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There was an article evaluating the NPV of US in the role of diagnosing acute appendicitis. We do very few ultrasounds for appendicitis at my facility. Do any of your sites require the visualization of a normal appendix to exclude acute appendicitis? Or are the findings considered negative if the appendix is simply not visualized?

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One may visualise the appendix, but it is not sonographically inflamed, and does not tally with history, clinical findings, together with local tenderness on careful focal compression, then personally I consider it as a coincidence.

However some customers may have already taken antibiotics and NSAID that may mask the clinical picture. When I see fecalith, i usually take seriously,

Hope this helps
GREAT.

I work for several different hospitals in my region with a collective agreement on US appendix protocol.  Yes, aim for the visualilzation of a normal appendix. Also we will include images of Rt/Lt adnexa, and RUQ/LUQ as well as RLQ mesentery for any lymph node enlargements.  Depending on the age of the patient, gender, amount of free fluid (if any)  and the experience level of the sonographer, if the appendix is not identified with confidence, a CT may be warranted.

We have been doing more and more appendix evaluations with u/s in my facility and it took quite awhile to get confident in doing them. The ER docs are pretty confident if we don't see an appendix and the pt. doesn't completely meet criteria that it isn't appendicitis.  If they are showing clinically w/ what appears to be appendicitis and we can't give them a definate answer, they will order a CT appendix protocol.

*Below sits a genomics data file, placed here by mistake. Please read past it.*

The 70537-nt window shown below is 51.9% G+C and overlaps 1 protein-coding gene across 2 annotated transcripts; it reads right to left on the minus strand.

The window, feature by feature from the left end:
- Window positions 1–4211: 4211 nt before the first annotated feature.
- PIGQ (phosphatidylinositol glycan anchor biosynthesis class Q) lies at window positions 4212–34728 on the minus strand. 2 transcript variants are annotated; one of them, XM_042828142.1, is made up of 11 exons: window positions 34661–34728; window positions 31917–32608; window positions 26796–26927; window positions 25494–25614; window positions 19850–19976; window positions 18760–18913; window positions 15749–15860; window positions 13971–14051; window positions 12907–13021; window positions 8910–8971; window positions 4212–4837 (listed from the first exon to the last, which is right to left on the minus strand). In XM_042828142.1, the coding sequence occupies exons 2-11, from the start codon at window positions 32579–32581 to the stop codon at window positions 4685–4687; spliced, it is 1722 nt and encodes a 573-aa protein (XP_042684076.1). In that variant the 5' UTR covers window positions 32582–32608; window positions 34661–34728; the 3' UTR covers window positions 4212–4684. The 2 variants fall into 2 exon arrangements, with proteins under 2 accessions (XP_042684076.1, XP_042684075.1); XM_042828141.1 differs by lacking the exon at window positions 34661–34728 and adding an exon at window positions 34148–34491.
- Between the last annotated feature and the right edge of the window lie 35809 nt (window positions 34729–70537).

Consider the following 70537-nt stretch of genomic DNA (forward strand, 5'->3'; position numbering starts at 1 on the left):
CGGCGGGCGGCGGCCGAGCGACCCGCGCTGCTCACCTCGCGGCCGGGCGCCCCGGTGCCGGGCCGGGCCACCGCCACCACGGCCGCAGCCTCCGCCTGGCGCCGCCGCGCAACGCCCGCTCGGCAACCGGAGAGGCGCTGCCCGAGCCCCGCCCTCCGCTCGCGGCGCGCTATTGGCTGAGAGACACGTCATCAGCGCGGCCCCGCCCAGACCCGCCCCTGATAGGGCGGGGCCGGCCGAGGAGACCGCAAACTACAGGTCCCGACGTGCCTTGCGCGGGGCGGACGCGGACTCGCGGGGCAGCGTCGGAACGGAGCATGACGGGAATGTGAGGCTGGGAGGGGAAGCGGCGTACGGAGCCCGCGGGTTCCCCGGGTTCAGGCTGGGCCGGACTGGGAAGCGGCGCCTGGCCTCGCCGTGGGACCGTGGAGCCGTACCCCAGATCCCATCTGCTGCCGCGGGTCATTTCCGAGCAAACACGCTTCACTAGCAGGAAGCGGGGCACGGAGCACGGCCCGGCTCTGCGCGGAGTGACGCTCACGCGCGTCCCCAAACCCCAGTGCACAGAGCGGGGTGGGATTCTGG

Thanks, very much. I need you send me pictures about it.appendix  US of course
Laura Burke said:
We have been doing more and more appendix evaluations with u/s in my facility and it took quite awhile to get confident in doing them. The ER docs are pretty confident if we don't see an appendix and the pt. doesn't completely meet criteria that it isn't appendicitis.  If they are showing clinically w/ what appears to be appendicitis and we can't give them a definate answer, they will order a CT appendix protocol. 

This is rather a late reply. But the best way to sonographically diagnose appendicitis is to interorogate the point of maximal tenderness, and perform a graded compression study. If there is an inflammation in the RIF, there should be some structural changes and the "blind-ending" vermiform structure may be apparent. I think a "pink appendicitis" or one dampened by prior antibiotic and NSAID therapy may not be classical in appearance. If do not visualize the appendix with a good graded compression to frive away bowel gas, then appendicular inflammation is unlikely. This does not apply to a retrocecal appendix, whose tip may be located upper in the right flank.

 

Sometimes there is no Pin-point site of tenderness, like this one below, with caption....

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